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I froze the first man in liquid nitrogen 50 years ago - and he WILL be brought back to life.

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  1. Ghada Ali youssef

    Ghada Ali youssef Golden Member

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    Robert Nelson, 80, has revealed to DailyMail.com what it was like to preserve the first 'patient' of cryogenics in liquid nitrogen in 1967 , Nelson, the president of the Cryonics Society of California, he said he believes the man, James Bedford, will come back to life one day , Nelson said he also wants to be frozen when he dies

    Cryogenics is the idea that death is a gradual process, and one that can be reversed if a dead body is frozen quickly enough , Nelson revealed that when Bedford died, he was stored in the garage of his 'pothead friends' for two weeks while the cryonic capsule was still being built , Bedford now lies suspended in liquid nitrogen in a vault in Scottsdale, Arizona.

    Nelson's life story and connection to the unbelievable science is also turning into a film, starring Paul Rudd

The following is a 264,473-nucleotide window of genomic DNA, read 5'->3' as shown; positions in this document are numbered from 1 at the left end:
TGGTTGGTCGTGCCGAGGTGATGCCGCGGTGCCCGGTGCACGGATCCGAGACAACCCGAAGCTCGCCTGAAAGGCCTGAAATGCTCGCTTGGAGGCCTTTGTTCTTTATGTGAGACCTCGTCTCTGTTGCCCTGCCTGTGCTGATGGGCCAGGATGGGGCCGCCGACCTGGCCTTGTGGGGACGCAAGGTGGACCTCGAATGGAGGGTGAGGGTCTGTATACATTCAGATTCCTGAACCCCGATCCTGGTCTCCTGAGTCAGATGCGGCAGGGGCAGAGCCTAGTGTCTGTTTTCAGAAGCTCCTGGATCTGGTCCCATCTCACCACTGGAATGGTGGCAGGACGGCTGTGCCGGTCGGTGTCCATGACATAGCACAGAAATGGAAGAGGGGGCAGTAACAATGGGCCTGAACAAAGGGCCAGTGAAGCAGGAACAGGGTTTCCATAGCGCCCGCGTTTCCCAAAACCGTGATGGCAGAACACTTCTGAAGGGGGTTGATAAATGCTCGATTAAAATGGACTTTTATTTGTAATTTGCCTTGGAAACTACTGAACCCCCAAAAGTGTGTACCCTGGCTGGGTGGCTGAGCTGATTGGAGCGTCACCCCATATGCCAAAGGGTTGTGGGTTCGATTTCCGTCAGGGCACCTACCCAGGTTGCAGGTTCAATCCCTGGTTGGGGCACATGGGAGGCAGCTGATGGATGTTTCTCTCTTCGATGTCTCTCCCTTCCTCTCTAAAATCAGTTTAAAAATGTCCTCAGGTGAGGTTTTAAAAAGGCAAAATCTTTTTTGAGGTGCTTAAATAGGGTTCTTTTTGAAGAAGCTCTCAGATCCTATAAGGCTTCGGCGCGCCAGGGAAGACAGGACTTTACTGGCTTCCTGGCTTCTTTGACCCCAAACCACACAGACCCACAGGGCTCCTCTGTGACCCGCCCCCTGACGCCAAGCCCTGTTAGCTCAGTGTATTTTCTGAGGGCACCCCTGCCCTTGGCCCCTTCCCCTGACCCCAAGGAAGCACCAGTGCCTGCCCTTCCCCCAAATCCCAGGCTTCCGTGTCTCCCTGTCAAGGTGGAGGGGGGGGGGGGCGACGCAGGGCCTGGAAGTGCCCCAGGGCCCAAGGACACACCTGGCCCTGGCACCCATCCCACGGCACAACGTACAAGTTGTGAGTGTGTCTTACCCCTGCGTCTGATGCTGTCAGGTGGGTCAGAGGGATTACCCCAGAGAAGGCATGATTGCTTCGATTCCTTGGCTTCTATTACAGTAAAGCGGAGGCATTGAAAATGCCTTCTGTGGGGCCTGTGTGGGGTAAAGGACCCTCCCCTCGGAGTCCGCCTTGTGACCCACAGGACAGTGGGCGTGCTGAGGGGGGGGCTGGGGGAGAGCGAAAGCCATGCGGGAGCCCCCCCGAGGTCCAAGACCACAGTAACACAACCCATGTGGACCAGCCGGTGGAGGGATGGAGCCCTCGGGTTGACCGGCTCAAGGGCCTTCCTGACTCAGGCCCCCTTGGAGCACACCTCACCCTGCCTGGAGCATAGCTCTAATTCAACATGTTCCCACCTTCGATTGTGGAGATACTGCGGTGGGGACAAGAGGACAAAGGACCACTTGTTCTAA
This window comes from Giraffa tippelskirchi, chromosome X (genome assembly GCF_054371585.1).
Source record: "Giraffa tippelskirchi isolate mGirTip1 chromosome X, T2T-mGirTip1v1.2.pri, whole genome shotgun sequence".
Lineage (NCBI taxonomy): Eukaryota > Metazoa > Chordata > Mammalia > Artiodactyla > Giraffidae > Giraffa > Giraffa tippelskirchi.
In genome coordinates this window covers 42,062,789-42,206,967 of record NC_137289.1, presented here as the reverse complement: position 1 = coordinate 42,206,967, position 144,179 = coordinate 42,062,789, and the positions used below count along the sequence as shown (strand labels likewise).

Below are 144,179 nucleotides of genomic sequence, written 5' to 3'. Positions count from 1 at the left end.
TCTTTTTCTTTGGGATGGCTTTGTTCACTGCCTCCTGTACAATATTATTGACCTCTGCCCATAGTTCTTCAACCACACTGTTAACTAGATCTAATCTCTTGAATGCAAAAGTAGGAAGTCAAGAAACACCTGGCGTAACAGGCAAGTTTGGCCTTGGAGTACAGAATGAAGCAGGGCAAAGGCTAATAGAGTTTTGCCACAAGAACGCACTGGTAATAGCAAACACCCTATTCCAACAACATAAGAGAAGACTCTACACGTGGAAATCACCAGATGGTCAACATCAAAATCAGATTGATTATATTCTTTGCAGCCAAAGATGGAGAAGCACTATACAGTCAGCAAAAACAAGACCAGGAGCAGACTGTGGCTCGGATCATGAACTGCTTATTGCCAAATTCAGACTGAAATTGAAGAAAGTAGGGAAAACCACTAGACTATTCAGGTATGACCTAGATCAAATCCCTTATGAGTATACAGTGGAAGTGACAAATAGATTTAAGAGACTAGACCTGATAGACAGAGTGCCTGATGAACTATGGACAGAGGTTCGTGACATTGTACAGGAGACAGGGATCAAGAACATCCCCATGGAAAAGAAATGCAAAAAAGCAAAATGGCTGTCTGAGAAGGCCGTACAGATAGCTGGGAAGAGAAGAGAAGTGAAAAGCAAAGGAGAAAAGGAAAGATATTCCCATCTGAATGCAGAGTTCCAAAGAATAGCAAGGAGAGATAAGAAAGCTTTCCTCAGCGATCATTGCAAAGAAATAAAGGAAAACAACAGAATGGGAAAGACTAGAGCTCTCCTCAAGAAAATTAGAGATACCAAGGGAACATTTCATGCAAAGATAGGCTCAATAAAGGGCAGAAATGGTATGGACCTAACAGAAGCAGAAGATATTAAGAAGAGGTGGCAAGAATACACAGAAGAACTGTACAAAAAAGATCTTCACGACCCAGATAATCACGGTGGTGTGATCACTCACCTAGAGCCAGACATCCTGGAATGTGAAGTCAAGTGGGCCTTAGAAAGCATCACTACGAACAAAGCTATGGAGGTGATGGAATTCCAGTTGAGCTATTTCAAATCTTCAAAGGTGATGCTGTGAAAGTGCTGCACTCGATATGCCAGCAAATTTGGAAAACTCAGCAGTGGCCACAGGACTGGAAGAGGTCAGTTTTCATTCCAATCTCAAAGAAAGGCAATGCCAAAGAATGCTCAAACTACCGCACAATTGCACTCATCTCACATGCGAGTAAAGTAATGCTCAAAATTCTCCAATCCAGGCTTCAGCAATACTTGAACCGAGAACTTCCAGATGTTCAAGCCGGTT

it was late evening on January 12, 1967 and three men were laboring over the body of psychology professor James Bedford, who had just died from kidney cancer at the age of 72.

    But while the manner of Bedford's death - in bed at a hospital in Glendale, California, was not unusual - what happened next certainly was. Bedford was about to become the world's first cryopreserved human being – and now lies suspended in liquid nitrogen in a vault in Scottsdale, Arizona.

    Although the 72-year-old said before his death that he didn't expect ever to be revived, scientist Robert Nelson, one of the trio who carried out the preservation process, says he is confident that Bedford will one day live again.

    'When we froze Bedford, man had never been on the moon, there had never been a heart transplant, there was no GPS, no cellphones,' said Nelson, now 80.